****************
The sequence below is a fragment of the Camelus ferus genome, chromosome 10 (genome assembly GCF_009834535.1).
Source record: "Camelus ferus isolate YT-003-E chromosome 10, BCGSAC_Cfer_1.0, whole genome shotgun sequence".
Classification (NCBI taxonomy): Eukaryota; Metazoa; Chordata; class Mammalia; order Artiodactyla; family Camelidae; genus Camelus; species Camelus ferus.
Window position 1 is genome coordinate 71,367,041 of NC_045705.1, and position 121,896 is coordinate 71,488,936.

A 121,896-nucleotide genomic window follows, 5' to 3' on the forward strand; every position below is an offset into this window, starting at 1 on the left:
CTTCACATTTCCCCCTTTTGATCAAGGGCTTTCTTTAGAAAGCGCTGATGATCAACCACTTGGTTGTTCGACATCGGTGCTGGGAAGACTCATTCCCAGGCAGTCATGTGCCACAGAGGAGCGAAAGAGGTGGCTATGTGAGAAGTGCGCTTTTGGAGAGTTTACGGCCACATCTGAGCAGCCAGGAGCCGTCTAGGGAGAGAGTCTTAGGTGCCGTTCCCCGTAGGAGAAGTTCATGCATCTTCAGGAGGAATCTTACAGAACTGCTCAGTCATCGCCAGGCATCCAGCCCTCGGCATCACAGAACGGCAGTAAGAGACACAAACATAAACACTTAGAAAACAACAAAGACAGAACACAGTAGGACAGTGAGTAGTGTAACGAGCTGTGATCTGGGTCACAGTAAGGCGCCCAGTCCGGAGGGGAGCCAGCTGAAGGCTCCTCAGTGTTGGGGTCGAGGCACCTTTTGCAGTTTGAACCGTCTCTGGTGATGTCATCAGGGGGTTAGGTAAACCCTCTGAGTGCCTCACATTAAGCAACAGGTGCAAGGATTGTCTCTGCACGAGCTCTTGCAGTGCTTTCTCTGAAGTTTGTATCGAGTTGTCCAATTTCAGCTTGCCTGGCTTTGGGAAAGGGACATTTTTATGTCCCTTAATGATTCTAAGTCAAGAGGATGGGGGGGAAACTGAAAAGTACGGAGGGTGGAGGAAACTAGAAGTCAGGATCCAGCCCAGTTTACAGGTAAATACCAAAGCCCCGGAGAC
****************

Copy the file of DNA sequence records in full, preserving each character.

The sequence below is a fragment of the Camelus ferus genome, chromosome 10 (genome assembly GCF_009834535.1).
Source record: "Camelus ferus isolate YT-003-E chromosome 10, BCGSAC_Cfer_1.0, whole genome shotgun sequence".
Classification (NCBI taxonomy): Eukaryota; Metazoa; Chordata; class Mammalia; order Artiodactyla; family Camelidae; genus Camelus; species Camelus ferus.
Window position 1 is genome coordinate 71,367,041 of NC_045705.1, and position 121,896 is coordinate 71,488,936.

A 121,896-nucleotide genomic window follows, 5' to 3' on the forward strand; every position below is an offset into this window, starting at 1 on the left:
CTTCACATTTCCCCCTTTTGATCAAGGGCTTTCTTTAGAAAGCGCTGATGATCAACCACTTGGTTGTTCGACATCGGTGCTGGGAAGACTCATTCCCAGGCAGTCATGTGCCACAGAGGAGCGAAAGAGGTGGCTATGTGAGAAGTGCGCTTTTGGAGAGTTTACGGCCACATCTGAGCAGCCAGGAGCCGTCTAGGGAGAGAGTCTTAGGTGCCGTTCCCCGTAGGAGAAGTTCATGCATCTTCAGGAGGAATCTTACAGAACTGCTCAGTCATCGCCAGGCATCCAGCCCTCGGCATCACAGAACGGCAGTAAGAGACACAAACATAAACACTTAGAAAACAACAAAGACAGAACACAGTAGGACAGTGAGTAGTGTAACGAGCTGTGATCTGGGTCACAGTAAGGCGCCCAGTCCGGAGGGGAGCCAGCTGAAGGCTCCTCAGTGTTGGGGTCGAGGCACCTTTTGCAGTTTGAACCGTCTCTGGTGATGTCATCAGGGGGTTAGGTAAACCCTCTGAGTGCCTCACATTAAGCAACAGGTGCAAGGATTGTCTCTGCACGAGCTCTTGCAGTGCTTTCTCTGAAGTTTGTATCGAGTTGTCCAATTTCAGCTTGCCTGGCTTTGGGAAAGGGACATTTTTATGTCCCTTAATGATTCTAAGTCAAGAGGATGGGGGGGAAACTGAAAAGTACGGAGGGTGGAGGAAACTAGAAGTCAGGATCCAGCCCAGTTTACAGGTAAATACCAAAGCCCCGGAGAC